Nei kadalai

Nei kadalai is one of my favorite childhood snacks that I relished along with wheat halwa. It brings me back fond memories associated with this delicious savory as our family get-togethers were incomplete without spicy crunchy flavorful nei kadalai and soft gelatinous wheat halwa. I still cherish all those happy moments with my father when he brought me nei kadalai and Tirunelveli halwa.

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Crunchy nei kadalai & glutinous wheat halwa is a perfect pair.

Nei kadalai recipe:

img_9159 Nei kadalai

Cooking time: 20 min

Yields: 1½ cup (approx 300 g)


  1. Split chickpeas (split Bengal gram or kadalai paruppu) – 1 cup (200 g)
  2. Garlic – 10 pods (or 1 bulb)
  3. Curry leaves – 2 sprigs
  4. Red chilli powder – 1/8 tsp
  5. Salt – 1/4 tsp
  6. Groundnut oil, I used about 400 ml for deep frying

How to prepare nei kadalai:

  • Wash & soak chickpeas for 2 hours; soaked lentils get doubled in quantity (ie. 2 cups).
  • Drain water completely and spread on a towel till water is completely absorbed (about 30-45 min).
  • Wash curry leaves and keep aside on a towel to absorb water.
  • Heat a deep frying pan with oil in high flame.
  • When oil reaches the temperature of 200 deg C (just before its boiling point), reduce the flame to medium.
  • Ideally you can deep fry these lentils between 160 & 190 deg C.
  • Place 1/3 cup of lentils onto a wire skimmer and immerse into hot oil.
  • Leave them until sizzling sound begins to settle.
  • Remove skimmer from oil when lentils are in yellow color (even before turning golden).
  • Place fried chickpeas on a tissue towel to absorb excess oil.
  • Repeat the same for next batch of chickpeas (totally 6 batches- 6 times 1/3 cup gives 2 cups).
  • It took 2 to 3 minutes for frying, depending upon the temperature.
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  • Add red chilli powder and salt to the hot lentils.
  • Finally you can fry curry leaves & crushed garlic (as shown in the picture) for garnishing.
  • Store fried chickpeas in an air-tight container when they reach room temperature.
  • Serve delicious nei kadalai along with hot tea or coffee in the evening.
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Tips & Tweaks:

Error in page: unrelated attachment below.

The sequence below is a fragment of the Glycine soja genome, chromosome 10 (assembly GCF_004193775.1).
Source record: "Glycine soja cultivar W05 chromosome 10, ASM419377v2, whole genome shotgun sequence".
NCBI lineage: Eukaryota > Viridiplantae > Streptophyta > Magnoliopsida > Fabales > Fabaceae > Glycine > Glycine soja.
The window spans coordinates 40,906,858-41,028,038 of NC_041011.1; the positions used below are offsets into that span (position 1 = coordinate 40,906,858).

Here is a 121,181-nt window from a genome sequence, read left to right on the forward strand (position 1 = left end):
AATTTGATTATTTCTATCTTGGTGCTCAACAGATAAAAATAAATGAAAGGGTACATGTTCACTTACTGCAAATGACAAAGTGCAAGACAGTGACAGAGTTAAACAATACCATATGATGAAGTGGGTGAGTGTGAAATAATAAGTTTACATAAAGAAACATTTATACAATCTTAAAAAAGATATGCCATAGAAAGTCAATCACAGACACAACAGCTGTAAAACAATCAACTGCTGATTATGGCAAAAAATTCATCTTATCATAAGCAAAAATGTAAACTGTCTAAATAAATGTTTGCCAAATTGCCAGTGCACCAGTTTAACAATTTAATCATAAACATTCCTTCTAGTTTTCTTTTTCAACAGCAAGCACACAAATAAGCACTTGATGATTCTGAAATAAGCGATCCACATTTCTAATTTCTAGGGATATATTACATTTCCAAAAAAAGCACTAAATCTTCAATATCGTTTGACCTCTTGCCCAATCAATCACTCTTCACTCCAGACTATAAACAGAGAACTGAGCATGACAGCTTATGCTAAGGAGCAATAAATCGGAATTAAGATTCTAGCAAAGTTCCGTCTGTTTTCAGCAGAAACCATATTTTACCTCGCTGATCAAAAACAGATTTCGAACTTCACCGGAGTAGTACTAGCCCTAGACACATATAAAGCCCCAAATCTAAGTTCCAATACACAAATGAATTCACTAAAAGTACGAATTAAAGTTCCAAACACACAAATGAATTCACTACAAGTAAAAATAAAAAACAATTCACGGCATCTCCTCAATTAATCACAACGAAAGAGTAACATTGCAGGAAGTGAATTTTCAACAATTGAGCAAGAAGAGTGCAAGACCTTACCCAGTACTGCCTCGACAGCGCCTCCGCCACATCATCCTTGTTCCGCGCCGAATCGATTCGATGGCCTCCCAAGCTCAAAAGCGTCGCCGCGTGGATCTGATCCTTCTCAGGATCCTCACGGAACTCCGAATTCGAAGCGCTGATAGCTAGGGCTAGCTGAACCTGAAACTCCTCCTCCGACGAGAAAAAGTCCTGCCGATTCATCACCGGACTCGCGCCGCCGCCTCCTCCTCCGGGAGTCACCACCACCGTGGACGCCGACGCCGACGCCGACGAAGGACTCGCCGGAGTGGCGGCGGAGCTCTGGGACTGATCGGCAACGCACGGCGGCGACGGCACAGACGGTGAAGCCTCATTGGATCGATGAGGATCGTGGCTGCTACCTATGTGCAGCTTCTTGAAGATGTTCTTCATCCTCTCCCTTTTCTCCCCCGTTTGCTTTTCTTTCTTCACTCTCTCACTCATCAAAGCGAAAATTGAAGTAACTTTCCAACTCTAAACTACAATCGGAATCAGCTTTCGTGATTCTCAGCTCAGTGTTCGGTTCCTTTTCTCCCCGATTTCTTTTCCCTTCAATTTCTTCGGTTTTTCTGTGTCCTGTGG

• It is important to remove chickpeas from oil before they turn golden as they get cooked even after removing from oil;  otherwise they become hard to bite.
  • I used cold-pressed groundnut oil; alternatively you can use coconut oil or any neutral oil.
  • Frying chickpeas inside wired skimmer helps to fry them uniformly and also helps to gather them easily.
  • I have added garlic generously, if you want you can reduce or leave garlic.
  • I have crushed garlic pods along with their skin to enhance its flavor.
  • We can also fry minced ginger along with crushed garlic.
  • Some may like to add pepper powder instead of red chilli powder.
  • We can also add 1/4 tsp of hot ghee (clarified butter) and mix well before serving to enhance the flavor & taste.

72 comments on “Nei kadalaiAdd yours →

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  1. This looks so yummy. I enjoy your instructions. You include all the senses when you explain, sometimes listening for a certain sound is the only way to know when the time is right to move onto the next step. In love and light Cheryle

  2. It’s a easy snack and Yummy .Full of nutrition.thanks for Sharing ,it was my favourite snack in childhood .

  3. I love chickpeas! I wanted to try something different with them so I seasoned them and put them in the oven. They were going to be a crunchy snack…epic fail! I have never heard of frying them so thats next on my list! Thanks for sharing

  4. Omy we never miss the chance of buying it whenever we spot the wanderer ?.

  5. Thanks for sharing this Megala. I was wondering whether you could please share the recipe of vadacurry. I so like it, but unsure as to prepare it.

  6. Great recipe, sounds so interesting. You only soak the chickpeas for 2 hours? I leave them in a bowl with water all night long 🙂

    1. Yes, I used split chickpeas, so do not require over night soaking and 2 hours of soaking is just enough.
      Thanks for stopping by!

  7. I have had roasted chickpeas, but not fried. Too spicy for me, although I might try it without the heat!

    1. Yes, you can very well try with just salt, no need to add pepper or chilli powder. Btw,thank you for stopping by!

  8. Wow! I love to hear your story! And more about you! : ) This sounds like a great snack we need more of around here! : ) I’m going to look split chickpeas next trip to the store! I love chickpeas n humus, so I can imagine this being wonderfully delicious! 🙂

  9. This is so tempting!!My mom used to make this for me when I was young. Lot of memories with this..I like to have this with onions, tomatoes. chilllies, amchur and raw mango. A long journeys in trains can’t be completed without this chaat from vendors who used to sell in local trains in India. Loved It!!! Thank you Megala.

  10. Thanks for sharing!!! These honestly look soooooo good! I want some right now!!

      1. The link mentioned “Muruku, pakoda, sivel, dhall, aulu, poori, pakoda Sri Lanka, omom, kadalai”.
        I didn’t know we also use “pakoda” in Malaysia, since most Indians there speak Tamil.
        People here call it “bhaji” in England.
        Oh I have not heard of sivel, aulu and omom. Do you know them?

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